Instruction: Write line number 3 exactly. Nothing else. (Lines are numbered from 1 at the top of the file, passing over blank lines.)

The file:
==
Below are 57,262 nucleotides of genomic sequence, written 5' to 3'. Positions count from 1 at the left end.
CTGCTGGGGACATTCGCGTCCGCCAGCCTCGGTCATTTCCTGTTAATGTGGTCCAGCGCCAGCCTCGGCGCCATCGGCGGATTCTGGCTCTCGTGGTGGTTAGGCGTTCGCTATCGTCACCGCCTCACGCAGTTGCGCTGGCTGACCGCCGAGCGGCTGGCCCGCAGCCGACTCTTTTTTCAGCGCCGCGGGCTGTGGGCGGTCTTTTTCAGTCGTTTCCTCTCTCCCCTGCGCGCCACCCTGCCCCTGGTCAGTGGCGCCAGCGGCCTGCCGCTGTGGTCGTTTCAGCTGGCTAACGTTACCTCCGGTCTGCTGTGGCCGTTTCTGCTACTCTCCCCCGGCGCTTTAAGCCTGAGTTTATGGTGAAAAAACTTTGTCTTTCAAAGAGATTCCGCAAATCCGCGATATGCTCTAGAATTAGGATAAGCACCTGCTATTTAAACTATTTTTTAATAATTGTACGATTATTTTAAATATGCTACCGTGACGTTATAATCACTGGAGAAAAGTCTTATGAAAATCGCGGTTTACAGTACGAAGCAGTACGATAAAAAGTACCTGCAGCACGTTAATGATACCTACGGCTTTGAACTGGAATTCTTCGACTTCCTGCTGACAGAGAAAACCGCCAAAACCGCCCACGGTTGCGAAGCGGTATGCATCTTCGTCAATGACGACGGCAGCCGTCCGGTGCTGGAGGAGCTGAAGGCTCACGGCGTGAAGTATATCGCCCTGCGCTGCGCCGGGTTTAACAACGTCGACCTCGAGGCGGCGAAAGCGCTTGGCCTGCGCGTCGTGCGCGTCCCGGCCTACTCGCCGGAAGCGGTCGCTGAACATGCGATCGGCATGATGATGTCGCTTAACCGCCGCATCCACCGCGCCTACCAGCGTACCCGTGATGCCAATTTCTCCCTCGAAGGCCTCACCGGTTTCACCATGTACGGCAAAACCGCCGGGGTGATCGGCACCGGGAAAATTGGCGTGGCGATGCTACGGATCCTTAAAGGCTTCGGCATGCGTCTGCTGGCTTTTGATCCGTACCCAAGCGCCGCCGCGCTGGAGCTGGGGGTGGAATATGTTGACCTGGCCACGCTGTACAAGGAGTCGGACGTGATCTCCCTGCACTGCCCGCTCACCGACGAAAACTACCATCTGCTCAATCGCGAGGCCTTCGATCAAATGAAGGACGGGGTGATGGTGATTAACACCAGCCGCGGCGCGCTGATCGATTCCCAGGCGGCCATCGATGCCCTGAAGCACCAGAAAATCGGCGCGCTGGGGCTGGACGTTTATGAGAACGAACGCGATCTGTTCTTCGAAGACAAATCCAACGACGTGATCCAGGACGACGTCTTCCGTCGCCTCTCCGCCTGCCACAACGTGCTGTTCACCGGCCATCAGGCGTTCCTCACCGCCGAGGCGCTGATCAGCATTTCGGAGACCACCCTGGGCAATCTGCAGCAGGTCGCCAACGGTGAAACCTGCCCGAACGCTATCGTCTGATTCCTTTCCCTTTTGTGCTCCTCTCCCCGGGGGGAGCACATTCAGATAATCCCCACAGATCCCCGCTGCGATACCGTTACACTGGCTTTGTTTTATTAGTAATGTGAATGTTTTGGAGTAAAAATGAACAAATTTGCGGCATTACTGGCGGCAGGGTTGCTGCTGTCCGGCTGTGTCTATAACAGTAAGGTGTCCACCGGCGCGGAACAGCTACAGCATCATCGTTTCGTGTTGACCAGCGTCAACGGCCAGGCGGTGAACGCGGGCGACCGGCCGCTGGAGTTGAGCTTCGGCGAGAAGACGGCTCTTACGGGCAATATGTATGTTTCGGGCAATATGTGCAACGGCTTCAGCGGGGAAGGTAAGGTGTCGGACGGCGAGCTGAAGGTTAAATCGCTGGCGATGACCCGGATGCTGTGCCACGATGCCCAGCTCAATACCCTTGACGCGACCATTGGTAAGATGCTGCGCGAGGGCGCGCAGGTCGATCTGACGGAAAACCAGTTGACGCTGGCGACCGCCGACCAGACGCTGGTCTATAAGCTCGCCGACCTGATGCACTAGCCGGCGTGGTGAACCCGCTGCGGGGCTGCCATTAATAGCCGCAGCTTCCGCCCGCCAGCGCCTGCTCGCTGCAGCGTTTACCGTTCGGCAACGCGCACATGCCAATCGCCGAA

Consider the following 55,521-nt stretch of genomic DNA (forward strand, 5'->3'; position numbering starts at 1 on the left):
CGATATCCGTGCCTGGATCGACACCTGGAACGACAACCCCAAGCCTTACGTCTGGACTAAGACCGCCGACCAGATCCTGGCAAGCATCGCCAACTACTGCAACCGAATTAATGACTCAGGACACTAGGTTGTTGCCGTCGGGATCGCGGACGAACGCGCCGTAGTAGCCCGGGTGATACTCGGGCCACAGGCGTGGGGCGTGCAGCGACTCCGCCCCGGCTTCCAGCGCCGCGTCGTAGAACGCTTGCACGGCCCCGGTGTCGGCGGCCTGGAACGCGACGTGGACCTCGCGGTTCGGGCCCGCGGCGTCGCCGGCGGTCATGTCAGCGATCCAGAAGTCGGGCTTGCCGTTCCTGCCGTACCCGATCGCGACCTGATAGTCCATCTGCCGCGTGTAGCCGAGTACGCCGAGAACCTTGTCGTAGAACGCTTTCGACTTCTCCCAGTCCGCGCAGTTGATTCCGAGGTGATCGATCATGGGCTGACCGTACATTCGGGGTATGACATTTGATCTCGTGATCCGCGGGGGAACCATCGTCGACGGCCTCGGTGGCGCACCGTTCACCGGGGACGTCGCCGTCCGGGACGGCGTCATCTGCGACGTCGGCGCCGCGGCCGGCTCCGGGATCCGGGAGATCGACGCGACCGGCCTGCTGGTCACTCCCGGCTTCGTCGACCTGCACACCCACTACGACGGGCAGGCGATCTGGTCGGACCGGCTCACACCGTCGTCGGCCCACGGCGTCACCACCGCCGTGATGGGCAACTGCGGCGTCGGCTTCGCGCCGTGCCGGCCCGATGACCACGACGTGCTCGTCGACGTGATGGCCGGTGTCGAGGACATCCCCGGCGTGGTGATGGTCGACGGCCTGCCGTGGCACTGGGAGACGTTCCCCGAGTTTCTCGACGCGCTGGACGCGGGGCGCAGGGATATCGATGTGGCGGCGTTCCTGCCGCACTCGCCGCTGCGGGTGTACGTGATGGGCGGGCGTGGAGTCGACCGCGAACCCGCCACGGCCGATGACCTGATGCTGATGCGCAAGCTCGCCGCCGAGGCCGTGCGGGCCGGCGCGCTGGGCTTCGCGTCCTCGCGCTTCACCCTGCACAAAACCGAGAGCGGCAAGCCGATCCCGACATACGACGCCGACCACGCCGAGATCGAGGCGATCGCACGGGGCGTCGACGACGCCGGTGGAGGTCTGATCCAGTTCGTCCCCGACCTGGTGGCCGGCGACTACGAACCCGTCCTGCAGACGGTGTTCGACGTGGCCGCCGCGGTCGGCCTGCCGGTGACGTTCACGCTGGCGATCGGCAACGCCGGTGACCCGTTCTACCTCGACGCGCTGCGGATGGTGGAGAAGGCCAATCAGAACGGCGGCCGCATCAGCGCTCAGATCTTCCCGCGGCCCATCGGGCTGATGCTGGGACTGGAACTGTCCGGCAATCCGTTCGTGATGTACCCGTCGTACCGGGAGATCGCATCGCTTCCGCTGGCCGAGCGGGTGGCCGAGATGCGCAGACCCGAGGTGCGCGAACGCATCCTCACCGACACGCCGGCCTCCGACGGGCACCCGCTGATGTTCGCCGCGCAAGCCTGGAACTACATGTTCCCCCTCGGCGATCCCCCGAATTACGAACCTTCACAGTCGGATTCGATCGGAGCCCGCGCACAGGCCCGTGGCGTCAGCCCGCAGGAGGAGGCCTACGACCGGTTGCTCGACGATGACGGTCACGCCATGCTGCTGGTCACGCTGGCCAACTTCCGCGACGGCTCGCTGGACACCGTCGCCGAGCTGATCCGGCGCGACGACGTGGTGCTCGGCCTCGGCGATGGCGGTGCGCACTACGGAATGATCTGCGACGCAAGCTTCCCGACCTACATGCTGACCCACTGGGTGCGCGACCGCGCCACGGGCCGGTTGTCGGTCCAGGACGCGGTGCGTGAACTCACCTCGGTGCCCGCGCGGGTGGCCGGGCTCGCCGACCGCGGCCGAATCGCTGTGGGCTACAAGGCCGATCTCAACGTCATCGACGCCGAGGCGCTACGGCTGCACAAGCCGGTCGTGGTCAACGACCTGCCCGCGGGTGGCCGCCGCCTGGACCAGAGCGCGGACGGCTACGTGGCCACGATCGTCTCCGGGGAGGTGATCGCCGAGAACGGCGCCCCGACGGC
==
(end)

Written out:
Consider the following 55,521-nt stretch of genomic DNA (forward strand, 5'->3'; position numbering starts at 1 on the left):